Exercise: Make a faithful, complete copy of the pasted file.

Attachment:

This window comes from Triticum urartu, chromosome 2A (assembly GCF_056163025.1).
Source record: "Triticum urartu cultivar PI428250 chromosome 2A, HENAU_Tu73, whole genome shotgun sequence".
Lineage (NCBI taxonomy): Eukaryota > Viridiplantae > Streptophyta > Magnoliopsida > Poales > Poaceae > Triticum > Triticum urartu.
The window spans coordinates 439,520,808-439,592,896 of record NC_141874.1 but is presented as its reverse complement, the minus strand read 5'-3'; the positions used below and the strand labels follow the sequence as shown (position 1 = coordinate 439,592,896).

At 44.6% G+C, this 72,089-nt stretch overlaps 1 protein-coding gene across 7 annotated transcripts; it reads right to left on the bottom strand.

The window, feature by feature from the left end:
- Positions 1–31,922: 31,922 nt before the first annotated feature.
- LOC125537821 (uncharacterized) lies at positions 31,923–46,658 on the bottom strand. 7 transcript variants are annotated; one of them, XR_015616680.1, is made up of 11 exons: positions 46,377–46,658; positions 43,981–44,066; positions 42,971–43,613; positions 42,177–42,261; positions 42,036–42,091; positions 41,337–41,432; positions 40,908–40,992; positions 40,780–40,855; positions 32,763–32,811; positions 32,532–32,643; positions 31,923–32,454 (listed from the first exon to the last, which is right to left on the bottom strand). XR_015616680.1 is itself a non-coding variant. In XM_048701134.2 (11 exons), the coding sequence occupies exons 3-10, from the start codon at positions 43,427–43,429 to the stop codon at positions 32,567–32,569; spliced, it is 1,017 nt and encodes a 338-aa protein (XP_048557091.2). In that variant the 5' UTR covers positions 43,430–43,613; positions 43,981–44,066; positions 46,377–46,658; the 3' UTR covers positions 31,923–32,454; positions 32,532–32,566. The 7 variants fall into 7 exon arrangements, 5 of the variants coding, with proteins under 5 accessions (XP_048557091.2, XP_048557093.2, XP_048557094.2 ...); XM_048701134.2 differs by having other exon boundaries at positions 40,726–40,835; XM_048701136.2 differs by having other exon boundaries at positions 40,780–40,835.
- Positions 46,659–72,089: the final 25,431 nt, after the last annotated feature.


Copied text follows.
This window comes from Triticum urartu, chromosome 2A (assembly GCF_056163025.1).
Source record: "Triticum urartu cultivar PI428250 chromosome 2A, HENAU_Tu73, whole genome shotgun sequence".
Lineage (NCBI taxonomy): Eukaryota > Viridiplantae > Streptophyta > Magnoliopsida > Poales > Poaceae > Triticum > Triticum urartu.
The window spans coordinates 439,520,808-439,592,896 of record NC_141874.1 but is presented as its reverse complement, the minus strand read 5'-3'; the positions used below and the strand labels follow the sequence as shown (position 1 = coordinate 439,592,896).

At 44.6% G+C, this 72,089-nt stretch overlaps 1 protein-coding gene across 7 annotated transcripts; it reads right to left on the bottom strand.

The window, feature by feature from the left end:
- Positions 1–31,922: 31,922 nt before the first annotated feature.
- LOC125537821 (uncharacterized) lies at positions 31,923–46,658 on the bottom strand. 7 transcript variants are annotated; one of them, XR_015616680.1, is made up of 11 exons: positions 46,377–46,658; positions 43,981–44,066; positions 42,971–43,613; positions 42,177–42,261; positions 42,036–42,091; positions 41,337–41,432; positions 40,908–40,992; positions 40,780–40,855; positions 32,763–32,811; positions 32,532–32,643; positions 31,923–32,454 (listed from the first exon to the last, which is right to left on the bottom strand). XR_015616680.1 is itself a non-coding variant. In XM_048701134.2 (11 exons), the coding sequence occupies exons 3-10, from the start codon at positions 43,427–43,429 to the stop codon at positions 32,567–32,569; spliced, it is 1,017 nt and encodes a 338-aa protein (XP_048557091.2). In that variant the 5' UTR covers positions 43,430–43,613; positions 43,981–44,066; positions 46,377–46,658; the 3' UTR covers positions 31,923–32,454; positions 32,532–32,566. The 7 variants fall into 7 exon arrangements, 5 of the variants coding, with proteins under 5 accessions (XP_048557091.2, XP_048557093.2, XP_048557094.2 ...); XM_048701134.2 differs by having other exon boundaries at positions 40,726–40,835; XM_048701136.2 differs by having other exon boundaries at positions 40,780–40,835.
- Positions 46,659–72,089: the final 25,431 nt, after the last annotated feature.